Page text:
With the end of Season 2 of The Mandalorian, the next Star Wars media fans can expect is Star Wars: The Bad Batch. The animated series is slated to premiere sometime in 2021 and is a spinoff of the popular Star Wars: The Clone Wars series. However, some fans may not know that there was a Clone Wars series before the one that just ended. Although it is now considered non-canonical, Star Wars: Clone Wars can serve as a fix for fans in need of more Star Wars content before The Bad Batch is released.
Like the series that came after it (at least initially), Clone Wars aired on Cartoon Network. Unlike its successor, the series utilizes 2D animation and was released in shorts. The first two seasons contain 10 3-minute episodes each while the third and final season consists of five 12-minute episodes. The series was released over the course of three years between 2003 and 2005 and served as the bridge between Star Wars Episode II: Attack of the Clones and Star Wars Episode III: Revenge of the Sith. Fans who left theaters in 2002 wanting to see the new clone troopers in action got plenty of it in Clone Wars.
While the original 2D Star Wars series still has its share of politics and character development, it can be argued that it also has grander and more epic battles than the later 3D series. Although the series has a total runtime of just 2 hours, it’s packed with intense lightsaber duels and heavy clone vs. droid action that keeps viewers entertained the whole way through. This is due in large part to the series’ creator, producer, and director Genndy Tartakovsky.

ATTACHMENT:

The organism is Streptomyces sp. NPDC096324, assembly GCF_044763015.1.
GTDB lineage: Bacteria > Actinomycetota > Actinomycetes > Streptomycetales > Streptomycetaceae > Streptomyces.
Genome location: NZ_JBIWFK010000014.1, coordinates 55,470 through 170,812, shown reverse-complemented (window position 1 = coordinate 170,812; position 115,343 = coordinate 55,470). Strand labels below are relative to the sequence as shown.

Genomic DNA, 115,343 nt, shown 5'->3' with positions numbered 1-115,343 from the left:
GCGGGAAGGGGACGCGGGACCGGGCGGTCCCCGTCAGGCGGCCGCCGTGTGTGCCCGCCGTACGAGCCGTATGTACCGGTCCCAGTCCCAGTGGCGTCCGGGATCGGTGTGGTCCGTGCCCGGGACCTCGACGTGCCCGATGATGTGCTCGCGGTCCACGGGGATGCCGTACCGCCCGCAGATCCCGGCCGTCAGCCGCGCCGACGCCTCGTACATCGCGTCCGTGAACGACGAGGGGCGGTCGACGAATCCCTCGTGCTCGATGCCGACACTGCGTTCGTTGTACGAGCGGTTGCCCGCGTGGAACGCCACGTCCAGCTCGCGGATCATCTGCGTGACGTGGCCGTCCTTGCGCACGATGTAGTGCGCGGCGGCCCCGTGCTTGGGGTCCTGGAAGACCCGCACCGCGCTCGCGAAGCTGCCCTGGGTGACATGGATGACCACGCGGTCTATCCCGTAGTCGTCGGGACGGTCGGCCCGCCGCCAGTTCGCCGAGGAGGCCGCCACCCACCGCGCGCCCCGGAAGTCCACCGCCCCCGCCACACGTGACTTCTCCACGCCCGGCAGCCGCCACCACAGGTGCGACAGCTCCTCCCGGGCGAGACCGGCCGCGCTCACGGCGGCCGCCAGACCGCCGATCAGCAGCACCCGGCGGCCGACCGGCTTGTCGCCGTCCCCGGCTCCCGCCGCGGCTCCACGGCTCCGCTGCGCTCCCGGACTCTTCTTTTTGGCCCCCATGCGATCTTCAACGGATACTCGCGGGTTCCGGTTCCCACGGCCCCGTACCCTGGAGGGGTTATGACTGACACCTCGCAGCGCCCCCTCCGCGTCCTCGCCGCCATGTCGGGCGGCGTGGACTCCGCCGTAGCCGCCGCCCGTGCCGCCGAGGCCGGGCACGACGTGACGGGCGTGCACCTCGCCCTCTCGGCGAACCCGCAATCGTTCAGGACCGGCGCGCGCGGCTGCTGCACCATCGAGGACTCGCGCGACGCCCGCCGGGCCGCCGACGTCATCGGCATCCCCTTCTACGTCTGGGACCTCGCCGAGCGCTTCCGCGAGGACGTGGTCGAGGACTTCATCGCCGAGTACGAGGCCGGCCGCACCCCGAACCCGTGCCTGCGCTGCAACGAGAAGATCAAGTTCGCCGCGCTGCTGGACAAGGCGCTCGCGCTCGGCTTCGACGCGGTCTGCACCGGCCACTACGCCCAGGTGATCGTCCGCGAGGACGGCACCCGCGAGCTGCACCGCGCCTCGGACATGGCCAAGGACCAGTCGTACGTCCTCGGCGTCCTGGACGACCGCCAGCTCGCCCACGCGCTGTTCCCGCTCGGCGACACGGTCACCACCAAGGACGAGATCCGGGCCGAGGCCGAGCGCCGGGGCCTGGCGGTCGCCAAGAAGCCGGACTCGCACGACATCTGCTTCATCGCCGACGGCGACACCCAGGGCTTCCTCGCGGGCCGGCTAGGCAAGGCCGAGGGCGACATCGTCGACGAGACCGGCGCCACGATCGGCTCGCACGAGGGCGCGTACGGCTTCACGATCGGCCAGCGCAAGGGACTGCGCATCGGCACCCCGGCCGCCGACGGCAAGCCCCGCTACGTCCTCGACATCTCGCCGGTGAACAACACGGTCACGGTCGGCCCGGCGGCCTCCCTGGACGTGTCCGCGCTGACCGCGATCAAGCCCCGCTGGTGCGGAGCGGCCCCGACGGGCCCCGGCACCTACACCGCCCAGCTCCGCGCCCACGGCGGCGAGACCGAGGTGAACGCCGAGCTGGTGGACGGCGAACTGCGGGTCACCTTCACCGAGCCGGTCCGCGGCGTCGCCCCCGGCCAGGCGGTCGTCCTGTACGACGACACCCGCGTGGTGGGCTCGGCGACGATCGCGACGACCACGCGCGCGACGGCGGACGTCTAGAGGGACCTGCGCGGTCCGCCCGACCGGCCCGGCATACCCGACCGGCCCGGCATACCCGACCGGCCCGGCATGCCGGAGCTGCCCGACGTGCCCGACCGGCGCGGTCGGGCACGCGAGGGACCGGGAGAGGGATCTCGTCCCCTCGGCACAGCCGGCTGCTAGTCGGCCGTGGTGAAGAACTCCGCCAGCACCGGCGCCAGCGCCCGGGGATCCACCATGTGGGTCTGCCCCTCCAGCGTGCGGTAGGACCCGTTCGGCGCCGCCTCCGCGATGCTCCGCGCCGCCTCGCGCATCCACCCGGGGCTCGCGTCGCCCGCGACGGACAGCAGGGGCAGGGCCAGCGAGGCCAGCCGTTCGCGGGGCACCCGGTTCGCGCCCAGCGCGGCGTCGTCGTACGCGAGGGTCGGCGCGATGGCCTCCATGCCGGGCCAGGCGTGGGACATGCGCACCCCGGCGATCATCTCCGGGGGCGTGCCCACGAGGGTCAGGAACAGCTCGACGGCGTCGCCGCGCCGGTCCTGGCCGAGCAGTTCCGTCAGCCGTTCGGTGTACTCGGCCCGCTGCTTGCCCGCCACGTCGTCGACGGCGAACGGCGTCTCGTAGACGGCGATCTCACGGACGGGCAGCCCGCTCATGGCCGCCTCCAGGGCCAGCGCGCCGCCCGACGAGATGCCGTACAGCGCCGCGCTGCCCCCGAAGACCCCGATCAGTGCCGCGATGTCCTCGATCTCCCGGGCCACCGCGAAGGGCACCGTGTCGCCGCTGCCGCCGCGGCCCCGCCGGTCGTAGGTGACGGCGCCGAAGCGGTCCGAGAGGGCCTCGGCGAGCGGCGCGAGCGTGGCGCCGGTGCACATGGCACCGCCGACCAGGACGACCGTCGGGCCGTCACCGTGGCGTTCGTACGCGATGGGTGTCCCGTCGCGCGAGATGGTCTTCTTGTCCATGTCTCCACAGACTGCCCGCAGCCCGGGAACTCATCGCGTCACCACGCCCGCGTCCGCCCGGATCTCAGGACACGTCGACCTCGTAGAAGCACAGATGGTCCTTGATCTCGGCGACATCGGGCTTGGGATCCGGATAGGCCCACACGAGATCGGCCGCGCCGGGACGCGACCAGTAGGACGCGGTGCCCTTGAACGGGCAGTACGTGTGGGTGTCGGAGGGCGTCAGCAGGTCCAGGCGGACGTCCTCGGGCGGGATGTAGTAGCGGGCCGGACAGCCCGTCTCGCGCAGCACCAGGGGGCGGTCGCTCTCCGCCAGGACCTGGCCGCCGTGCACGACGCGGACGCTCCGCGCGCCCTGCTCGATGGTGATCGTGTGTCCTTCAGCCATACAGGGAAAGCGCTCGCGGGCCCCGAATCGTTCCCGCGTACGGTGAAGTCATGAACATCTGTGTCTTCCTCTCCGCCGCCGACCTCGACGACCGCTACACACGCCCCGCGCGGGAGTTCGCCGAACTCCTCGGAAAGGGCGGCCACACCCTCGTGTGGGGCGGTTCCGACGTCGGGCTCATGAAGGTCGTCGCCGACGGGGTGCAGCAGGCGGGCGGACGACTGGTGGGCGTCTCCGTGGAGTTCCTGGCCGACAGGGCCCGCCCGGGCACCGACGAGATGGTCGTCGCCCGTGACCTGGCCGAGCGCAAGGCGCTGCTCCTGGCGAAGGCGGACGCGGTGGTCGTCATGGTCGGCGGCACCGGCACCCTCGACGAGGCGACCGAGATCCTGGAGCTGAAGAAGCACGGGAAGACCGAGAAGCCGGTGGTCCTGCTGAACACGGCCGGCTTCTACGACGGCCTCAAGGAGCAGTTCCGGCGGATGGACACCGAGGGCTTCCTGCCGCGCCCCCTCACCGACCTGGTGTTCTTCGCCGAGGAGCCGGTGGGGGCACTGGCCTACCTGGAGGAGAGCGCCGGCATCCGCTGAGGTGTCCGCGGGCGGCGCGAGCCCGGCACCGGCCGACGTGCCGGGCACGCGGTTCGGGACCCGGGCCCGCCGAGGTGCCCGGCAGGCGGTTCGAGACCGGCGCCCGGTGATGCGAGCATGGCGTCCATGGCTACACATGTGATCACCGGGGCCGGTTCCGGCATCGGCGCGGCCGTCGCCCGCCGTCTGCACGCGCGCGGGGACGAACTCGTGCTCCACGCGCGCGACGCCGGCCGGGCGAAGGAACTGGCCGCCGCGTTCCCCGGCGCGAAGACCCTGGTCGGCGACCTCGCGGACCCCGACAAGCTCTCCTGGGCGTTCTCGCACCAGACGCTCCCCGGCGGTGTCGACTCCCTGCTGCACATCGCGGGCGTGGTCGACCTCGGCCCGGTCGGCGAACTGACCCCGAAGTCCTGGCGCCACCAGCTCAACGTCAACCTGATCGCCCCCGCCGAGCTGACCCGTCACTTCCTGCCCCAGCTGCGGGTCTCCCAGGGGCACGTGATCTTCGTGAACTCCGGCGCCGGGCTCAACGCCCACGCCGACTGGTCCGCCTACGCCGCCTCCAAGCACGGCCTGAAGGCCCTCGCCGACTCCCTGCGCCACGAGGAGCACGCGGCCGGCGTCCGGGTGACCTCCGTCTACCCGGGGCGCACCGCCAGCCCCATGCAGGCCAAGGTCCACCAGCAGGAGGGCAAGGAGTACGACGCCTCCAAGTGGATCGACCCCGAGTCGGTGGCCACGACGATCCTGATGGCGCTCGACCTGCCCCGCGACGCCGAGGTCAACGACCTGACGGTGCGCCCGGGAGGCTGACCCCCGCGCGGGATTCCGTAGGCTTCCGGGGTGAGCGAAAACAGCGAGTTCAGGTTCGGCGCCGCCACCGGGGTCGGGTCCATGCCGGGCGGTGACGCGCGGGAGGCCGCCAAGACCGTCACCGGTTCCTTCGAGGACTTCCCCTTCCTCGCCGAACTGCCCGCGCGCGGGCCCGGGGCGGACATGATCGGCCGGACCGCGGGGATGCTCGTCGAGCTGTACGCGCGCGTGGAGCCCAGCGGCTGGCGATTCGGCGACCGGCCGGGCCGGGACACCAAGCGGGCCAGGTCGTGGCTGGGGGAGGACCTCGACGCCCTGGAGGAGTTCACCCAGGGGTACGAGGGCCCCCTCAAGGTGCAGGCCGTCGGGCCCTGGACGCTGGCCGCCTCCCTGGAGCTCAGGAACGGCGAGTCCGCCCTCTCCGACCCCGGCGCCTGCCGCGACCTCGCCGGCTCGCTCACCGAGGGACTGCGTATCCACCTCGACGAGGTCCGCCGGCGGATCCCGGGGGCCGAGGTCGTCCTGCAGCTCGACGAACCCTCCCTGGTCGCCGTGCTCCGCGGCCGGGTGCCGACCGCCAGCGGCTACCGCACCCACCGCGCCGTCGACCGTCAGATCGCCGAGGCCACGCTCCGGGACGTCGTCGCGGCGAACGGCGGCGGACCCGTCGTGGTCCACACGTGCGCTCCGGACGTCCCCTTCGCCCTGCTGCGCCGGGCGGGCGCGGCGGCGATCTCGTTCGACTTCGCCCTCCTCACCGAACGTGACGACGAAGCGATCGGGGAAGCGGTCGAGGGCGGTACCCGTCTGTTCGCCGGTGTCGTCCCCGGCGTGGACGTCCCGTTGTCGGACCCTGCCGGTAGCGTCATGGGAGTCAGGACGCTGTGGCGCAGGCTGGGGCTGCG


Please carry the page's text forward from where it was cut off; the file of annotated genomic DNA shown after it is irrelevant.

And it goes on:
Tartakovsky is well-known for his work on other Cartoon Network shows like Dexter’s Laboratory and Samurai Jack. The latter inspired much of the action that makes Clone Wars such an epic show. Whereas the 3D series started off more kid-friendly before it evolved to a (mostly) more serious show, the original Clone Wars was not afraid to give viewers a more intense flavor of action right off the bat. Without spoiling anything for new viewers, themes like the dark side of Anakin Skywalker and the brutality of the Clone Wars are featured prominently in the series. Expect to see droid bits flying, clone trooper helmets getting crushed, and lots of lightsaber-swinging action.
Though Clone Wars has been placed under the Star Wars Legends banner, many of its characters and events carried over into its canon successor. Fans of the 2008 series can expect to see more serious versions of villains like Asajj Ventress and General Grievous. Moreover, elite clones like the ARC Troopers are depicted as deadlier and more efficient than their 2008 series counterparts. Fans will also recognize James Arnold Taylor who voices the ever sassy Obi-Wan Kenobi in both Clone Wars series.
Clone Wars is the perfect addition to a Star Wars marathon. Put it on after Episode II and before Episode III for a seamless transition and an action-packed summary of the legendary Clone Wars. Though it’s not available on streaming services like Disney+, it has been uploaded to websites like YouTube for easy viewing. Alternatively, for fans that prefer physical mediums, the DVD box sets can be found used online. Just be sure to search for Star Wars: Clone Wars Volumes 1 & 2.
Still haven’t got your fill? Read more about the real military history behind the Star Wars films.